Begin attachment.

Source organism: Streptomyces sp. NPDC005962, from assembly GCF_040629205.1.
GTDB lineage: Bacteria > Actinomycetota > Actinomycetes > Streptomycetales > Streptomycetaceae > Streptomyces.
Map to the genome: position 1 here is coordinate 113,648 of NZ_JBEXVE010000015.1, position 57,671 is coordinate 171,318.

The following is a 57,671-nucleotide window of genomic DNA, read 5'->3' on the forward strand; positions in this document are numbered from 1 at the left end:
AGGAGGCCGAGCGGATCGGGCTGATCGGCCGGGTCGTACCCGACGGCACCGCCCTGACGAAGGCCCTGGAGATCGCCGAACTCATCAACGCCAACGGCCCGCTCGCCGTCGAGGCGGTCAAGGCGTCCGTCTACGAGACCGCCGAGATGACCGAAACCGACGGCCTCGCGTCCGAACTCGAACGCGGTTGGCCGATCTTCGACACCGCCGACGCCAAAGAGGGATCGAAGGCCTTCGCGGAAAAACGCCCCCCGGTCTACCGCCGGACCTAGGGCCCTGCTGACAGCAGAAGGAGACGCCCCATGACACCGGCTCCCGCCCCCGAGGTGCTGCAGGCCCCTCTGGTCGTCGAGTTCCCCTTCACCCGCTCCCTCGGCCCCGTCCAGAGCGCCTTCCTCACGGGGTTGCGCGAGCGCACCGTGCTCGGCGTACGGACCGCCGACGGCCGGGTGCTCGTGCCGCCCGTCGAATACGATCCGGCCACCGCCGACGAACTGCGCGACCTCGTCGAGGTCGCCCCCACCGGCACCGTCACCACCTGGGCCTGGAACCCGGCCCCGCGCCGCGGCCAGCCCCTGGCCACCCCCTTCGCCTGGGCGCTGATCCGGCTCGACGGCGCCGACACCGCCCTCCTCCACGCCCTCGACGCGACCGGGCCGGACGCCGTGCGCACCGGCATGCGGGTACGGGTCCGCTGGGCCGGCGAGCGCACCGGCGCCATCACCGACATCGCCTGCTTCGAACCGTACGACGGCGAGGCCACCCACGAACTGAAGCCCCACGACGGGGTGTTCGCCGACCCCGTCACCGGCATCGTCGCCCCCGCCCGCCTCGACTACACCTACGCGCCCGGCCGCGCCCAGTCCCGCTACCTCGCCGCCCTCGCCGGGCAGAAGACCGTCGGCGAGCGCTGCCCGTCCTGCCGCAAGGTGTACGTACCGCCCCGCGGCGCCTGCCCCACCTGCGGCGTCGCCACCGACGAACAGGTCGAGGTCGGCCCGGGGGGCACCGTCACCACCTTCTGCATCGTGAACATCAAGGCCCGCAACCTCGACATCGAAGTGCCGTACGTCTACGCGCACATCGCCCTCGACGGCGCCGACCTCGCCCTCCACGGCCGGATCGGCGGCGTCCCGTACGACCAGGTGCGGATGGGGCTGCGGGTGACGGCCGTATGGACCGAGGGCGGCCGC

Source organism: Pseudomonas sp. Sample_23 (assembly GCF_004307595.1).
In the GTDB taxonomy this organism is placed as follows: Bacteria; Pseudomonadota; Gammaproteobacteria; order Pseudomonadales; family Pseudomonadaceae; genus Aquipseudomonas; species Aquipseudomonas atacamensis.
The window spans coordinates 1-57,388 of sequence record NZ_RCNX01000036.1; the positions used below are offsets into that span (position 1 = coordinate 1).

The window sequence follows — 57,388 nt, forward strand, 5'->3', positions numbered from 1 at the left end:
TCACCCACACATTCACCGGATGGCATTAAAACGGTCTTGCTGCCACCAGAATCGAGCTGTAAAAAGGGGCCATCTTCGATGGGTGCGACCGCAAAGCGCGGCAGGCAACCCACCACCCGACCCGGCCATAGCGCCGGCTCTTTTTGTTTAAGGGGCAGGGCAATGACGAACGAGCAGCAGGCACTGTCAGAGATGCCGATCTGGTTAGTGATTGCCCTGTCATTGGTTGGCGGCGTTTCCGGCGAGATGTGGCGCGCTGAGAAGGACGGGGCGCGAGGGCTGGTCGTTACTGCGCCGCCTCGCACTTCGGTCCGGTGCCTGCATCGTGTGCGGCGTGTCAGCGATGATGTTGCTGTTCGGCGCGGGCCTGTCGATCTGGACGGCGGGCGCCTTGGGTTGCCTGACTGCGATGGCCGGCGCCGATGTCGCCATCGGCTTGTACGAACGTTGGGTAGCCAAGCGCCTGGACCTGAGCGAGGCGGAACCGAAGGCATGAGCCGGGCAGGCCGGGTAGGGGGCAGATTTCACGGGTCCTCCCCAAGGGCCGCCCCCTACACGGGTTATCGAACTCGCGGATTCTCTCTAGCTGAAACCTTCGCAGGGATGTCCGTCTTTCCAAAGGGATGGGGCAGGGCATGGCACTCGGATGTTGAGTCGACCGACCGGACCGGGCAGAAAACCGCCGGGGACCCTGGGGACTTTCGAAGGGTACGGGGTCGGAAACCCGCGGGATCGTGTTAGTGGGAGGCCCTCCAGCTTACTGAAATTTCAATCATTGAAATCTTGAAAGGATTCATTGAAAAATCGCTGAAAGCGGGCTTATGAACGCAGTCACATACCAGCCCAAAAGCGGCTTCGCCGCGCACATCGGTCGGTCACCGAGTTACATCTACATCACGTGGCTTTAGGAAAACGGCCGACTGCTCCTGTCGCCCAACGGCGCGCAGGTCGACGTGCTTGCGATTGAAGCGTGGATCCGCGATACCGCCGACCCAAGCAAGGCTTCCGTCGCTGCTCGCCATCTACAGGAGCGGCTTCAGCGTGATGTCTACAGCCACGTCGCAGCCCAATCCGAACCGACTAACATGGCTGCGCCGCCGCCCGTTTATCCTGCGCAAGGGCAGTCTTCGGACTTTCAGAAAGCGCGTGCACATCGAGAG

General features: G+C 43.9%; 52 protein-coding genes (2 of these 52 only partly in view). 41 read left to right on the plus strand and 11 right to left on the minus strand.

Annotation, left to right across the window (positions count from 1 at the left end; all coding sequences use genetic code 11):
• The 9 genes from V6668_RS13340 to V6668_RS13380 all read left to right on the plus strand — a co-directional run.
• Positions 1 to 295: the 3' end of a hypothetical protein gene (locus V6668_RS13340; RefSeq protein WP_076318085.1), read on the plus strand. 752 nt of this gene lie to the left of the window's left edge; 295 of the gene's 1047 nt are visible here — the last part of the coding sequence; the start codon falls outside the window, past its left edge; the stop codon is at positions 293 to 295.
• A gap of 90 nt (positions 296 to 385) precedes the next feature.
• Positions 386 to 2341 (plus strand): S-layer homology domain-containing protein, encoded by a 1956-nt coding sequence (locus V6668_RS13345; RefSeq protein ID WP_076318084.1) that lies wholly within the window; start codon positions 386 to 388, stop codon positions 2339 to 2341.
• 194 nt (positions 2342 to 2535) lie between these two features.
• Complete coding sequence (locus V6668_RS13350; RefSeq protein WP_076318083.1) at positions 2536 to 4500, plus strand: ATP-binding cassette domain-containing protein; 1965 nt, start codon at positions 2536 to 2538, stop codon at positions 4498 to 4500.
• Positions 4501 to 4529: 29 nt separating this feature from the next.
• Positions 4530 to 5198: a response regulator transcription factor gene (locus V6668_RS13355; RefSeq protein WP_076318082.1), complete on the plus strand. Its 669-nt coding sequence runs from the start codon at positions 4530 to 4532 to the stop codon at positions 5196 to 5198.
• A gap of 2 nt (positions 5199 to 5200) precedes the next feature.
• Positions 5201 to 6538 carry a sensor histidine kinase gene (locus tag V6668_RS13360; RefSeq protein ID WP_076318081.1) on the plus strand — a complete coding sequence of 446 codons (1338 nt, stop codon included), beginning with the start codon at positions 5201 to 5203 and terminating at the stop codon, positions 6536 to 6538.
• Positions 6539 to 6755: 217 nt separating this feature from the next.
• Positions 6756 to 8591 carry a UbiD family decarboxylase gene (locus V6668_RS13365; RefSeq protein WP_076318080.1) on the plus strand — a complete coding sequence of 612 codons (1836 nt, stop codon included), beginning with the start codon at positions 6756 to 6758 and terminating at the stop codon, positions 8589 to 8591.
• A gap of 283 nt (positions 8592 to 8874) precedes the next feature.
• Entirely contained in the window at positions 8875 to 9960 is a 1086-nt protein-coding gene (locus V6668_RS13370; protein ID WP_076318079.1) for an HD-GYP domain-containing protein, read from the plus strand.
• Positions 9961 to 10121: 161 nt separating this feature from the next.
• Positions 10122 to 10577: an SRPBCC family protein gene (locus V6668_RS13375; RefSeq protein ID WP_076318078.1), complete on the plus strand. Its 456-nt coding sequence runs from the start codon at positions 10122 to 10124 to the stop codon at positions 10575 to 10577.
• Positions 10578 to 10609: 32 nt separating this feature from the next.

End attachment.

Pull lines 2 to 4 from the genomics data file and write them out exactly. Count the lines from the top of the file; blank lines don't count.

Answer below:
GTDB lineage: Bacteria > Actinomycetota > Actinomycetes > Streptomycetales > Streptomycetaceae > Streptomyces.
Map to the genome: position 1 here is coordinate 113,648 of NZ_JBEXVE010000015.1, position 57,671 is coordinate 171,318.

The following is a 57,671-nucleotide window of genomic DNA, read 5'->3' on the forward strand; positions in this document are numbered from 1 at the left end: